In this case, an opening 68a is provided at a part of the rearwindow frame 68 in order to dispose the loop antenna of the high-frequency pickup 32 such as to face the marginal edge portion of the rearwindow frame 68, and the casing 43 of the high-frequency pickup 32 is inserted into the opening 68a.

In order to locate and fix the case 43 of the high-frequency pickup 32 in relation to the rearwindow frame 68, L-shaped brackets 72 and 74 are connected to both side surfaces of the casing 43 by bolts or the like. These brackets 54 and 56 are screwed to the rearwindow frame 68.

The loop antenna is in the form of a compound wound coil which is covered with insulation such that the coil can be arranged in an electrically insulated relationship with and in close contact with the rear window frame 68. Thus, the magnetic flux induced by the surface currents can intersect the loop antenna with increased intensity.

In this embodiment, the loop antenna is disposed within a distance of 4.5 cm from the edge portion of the rearwindow frame 68, whereby the FM broadcast waves of the frequency of 80 MHz can be positively detected from the surface currents flowing at the marginal edge portion of the rearwindow frame 68. Since the surface currents on the vehicle flow along its marginal portions, as is clear from FIG. 6, the loop antenna is disposed longitudinally along the marginal edge portion of the rearwindow frame 68.

As described above, in this embodiment, the surface currents flowing along the marginal edge of the vehicle, especially along the marginal edge portion of the roof panel, are electromagnetically detected with high sensitivity by the high-frequency pickup, and reception in a high-frequency range is ensured without any external exposure of the antenna system. Thus this embodiment provides a very useful automobile antenna system.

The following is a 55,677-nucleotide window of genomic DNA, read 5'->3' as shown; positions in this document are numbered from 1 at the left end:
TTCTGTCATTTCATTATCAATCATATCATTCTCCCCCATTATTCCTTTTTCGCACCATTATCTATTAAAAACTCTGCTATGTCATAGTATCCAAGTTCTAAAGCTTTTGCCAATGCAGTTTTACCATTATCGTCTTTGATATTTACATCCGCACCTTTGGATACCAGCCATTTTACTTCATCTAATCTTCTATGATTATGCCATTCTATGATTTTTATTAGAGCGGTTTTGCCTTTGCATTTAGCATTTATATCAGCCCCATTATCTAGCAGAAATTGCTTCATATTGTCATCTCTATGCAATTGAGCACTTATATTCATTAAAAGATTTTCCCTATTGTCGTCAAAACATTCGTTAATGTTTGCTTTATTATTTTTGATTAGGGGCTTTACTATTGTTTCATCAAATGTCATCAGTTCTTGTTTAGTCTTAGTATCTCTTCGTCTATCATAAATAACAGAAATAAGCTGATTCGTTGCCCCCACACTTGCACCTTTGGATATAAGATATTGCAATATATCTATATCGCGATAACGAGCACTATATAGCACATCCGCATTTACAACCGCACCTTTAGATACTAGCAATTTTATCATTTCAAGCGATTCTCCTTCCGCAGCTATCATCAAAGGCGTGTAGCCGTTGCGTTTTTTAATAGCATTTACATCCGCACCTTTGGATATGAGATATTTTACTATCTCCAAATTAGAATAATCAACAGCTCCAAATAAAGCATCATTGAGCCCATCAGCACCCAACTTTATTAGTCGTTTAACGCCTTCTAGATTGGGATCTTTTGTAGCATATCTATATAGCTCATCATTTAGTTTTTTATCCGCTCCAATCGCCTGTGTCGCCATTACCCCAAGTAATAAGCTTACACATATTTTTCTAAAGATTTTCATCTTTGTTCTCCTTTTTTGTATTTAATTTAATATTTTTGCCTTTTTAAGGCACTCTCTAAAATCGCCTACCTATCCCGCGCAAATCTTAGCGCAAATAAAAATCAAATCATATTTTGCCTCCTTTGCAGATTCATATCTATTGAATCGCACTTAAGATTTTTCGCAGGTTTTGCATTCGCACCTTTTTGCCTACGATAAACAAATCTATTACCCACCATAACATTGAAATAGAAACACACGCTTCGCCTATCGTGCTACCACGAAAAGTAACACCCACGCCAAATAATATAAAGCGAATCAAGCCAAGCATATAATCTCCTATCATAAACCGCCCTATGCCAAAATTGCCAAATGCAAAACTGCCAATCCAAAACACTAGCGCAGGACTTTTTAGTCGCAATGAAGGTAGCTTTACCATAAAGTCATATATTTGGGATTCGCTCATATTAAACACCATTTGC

FIG. 18 shows a further embodiment of the present invention. This embodiment is characterized in that brackets for securing the electrostatically shielded casing to the vehicle body are screwed to the electrostatically shielded casing, and screw receiving holes for receiving screws serve also as slots for adjusting the position of the screw.

In this embodiment, the bracket can be fixed at a desired position in the slot for adjusting the retaining position of the screw provided on the bracket, and therefore the positional relationship between the metallic vehicle panel and the automobile antenna system can also be adjusted as desired, by varying the retaining position of the screws on the brackets in relation to the electrostatically shielded casing. Accordingly, the automobile antenna system in this embodiment can be attached to various kinds of automobiles, various portions, or under various conditions of mounting, at an optimum position and angle for efficiently detecting the surface currents on the metallic vehicle panel, and thus enable good reception of broadcast waves.